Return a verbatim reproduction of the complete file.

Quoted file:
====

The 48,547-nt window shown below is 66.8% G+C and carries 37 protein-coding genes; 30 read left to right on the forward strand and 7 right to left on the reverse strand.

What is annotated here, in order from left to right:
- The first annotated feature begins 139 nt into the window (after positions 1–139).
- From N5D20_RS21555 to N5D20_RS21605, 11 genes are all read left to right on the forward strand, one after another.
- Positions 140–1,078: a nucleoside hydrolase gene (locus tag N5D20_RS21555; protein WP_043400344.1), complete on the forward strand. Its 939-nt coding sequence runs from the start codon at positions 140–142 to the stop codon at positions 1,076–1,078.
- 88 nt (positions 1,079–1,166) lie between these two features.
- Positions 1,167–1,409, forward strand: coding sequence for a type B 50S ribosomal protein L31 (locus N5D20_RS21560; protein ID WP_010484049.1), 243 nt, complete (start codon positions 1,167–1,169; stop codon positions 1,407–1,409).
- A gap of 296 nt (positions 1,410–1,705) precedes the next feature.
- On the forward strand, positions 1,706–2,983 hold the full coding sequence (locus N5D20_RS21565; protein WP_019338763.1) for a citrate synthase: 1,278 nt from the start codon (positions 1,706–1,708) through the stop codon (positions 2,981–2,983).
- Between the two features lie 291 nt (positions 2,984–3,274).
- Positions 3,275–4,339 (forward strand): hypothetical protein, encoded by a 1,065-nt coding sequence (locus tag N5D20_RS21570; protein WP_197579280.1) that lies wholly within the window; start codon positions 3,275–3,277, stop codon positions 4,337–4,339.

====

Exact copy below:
The 48,547-nt window shown below is 66.8% G+C and carries 37 protein-coding genes; 30 read left to right on the forward strand and 7 right to left on the reverse strand.

What is annotated here, in order from left to right:
- The first annotated feature begins 139 nt into the window (after positions 1–139).
- From N5D20_RS21555 to N5D20_RS21605, 11 genes are all read left to right on the forward strand, one after another.
- Positions 140–1,078: a nucleoside hydrolase gene (locus tag N5D20_RS21555; protein WP_043400344.1), complete on the forward strand. Its 939-nt coding sequence runs from the start codon at positions 140–142 to the stop codon at positions 1,076–1,078.
- 88 nt (positions 1,079–1,166) lie between these two features.
- Positions 1,167–1,409, forward strand: coding sequence for a type B 50S ribosomal protein L31 (locus N5D20_RS21560; protein ID WP_010484049.1), 243 nt, complete (start codon positions 1,167–1,169; stop codon positions 1,407–1,409).
- A gap of 296 nt (positions 1,410–1,705) precedes the next feature.
- On the forward strand, positions 1,706–2,983 hold the full coding sequence (locus N5D20_RS21565; protein WP_019338763.1) for a citrate synthase: 1,278 nt from the start codon (positions 1,706–1,708) through the stop codon (positions 2,981–2,983).
- Between the two features lie 291 nt (positions 2,984–3,274).
- Positions 3,275–4,339 (forward strand): hypothetical protein, encoded by a 1,065-nt coding sequence (locus tag N5D20_RS21570; protein WP_197579280.1) that lies wholly within the window; start codon positions 3,275–3,277, stop codon positions 4,337–4,339.